A moment later they were throwing themselves apart and whipping around to face the raucous chaos outside the window. Arthur was through the hallway and at the commotion in the space of two breaths, where he found several soldiers using pikes to hold two rearing, panicking stallions at bay. On the horses' backs were bloody bundles of leather and metal that lurched and groaned with every buck. A particularly high kick by one of the horses nearly sent one flying off. It also revealed a pale, sweating face and a cool bright eye.
"Hold them! Damn it, get them calm!" While he was yelling orders, Arthur was also following them. He timed the nearest horse's plunging and, when it was coming down, swiftly slipped in to seize its bridle.
The horse tossed him about as if his weight were no more than that of a butterfly's. A hoof whistled past his head, a hairsbreadth from cracking his skull open. Then everything skewed as someone else grabbed onto the other side; the stallion went down and Arthur rushed to soothe the animal into staying that way. Over its nose, he could see other soldiers doing the same to the second horse-and Guinevere's face, pale with outrage. "You are the stupidest man on earth," she hissed.
"I thought the Romans didn't use women in the army," interrupted a thready voice. It was the rider, a young Sarmatian man, and his strained amusement seemed to be the only thing holding him together.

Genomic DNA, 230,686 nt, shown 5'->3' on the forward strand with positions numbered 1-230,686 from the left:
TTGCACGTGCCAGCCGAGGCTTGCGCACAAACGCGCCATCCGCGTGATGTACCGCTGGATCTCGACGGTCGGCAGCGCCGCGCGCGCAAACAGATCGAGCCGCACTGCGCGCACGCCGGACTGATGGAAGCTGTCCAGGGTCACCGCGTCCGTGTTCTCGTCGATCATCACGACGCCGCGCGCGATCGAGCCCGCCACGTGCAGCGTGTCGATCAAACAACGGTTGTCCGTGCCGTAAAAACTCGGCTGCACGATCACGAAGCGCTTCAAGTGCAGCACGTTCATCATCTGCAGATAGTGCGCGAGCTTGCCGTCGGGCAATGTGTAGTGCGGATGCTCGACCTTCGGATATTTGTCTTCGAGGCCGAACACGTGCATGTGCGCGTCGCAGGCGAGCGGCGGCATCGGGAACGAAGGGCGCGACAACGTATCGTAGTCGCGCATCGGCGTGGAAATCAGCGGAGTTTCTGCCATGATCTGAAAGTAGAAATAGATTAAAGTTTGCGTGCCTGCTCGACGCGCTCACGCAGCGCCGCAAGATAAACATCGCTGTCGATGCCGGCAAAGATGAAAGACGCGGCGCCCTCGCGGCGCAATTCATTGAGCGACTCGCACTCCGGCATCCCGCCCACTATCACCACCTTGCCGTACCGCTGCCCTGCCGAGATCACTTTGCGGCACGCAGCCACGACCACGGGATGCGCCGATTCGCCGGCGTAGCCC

"I'm Briton, not Roman," Guinevere snapped back. "And I hear you let your women fight as well."
Racking coughs from the other rider caught their attention, but only Arthur turned. Since they didn't yet know the affiliation of these Sarmatians, it wasn't wise to deem them harmless no matter how injured they appeared to be. Again the cynicism made Arthur wince, but he'd been too long in the country to not appreciate its sense. "Where did you come from and what happened?"
"We do let our women fight," answered the other man. Curly hair matted down with drying blood, a resentful expression and a posture that bespoke at least severe bruising of the ribs, and more likely a few cracked ones. "Not that it did any good. Those fucking Goths-raped them with pricks and swords, and-and-damn it, it's so awful we have to come to you."
"Where?" Arthur could hear Guinevere already shouting orders, getting the garrison mobilized. Goths...a scouting party, perhaps. But already? The Empire's intelligence wasn't that weak, and he was in a position to know since he spent most of his time trying to milk information out of his contrary colleagues, who saw little reason to help a garrison staffed with known malcontents.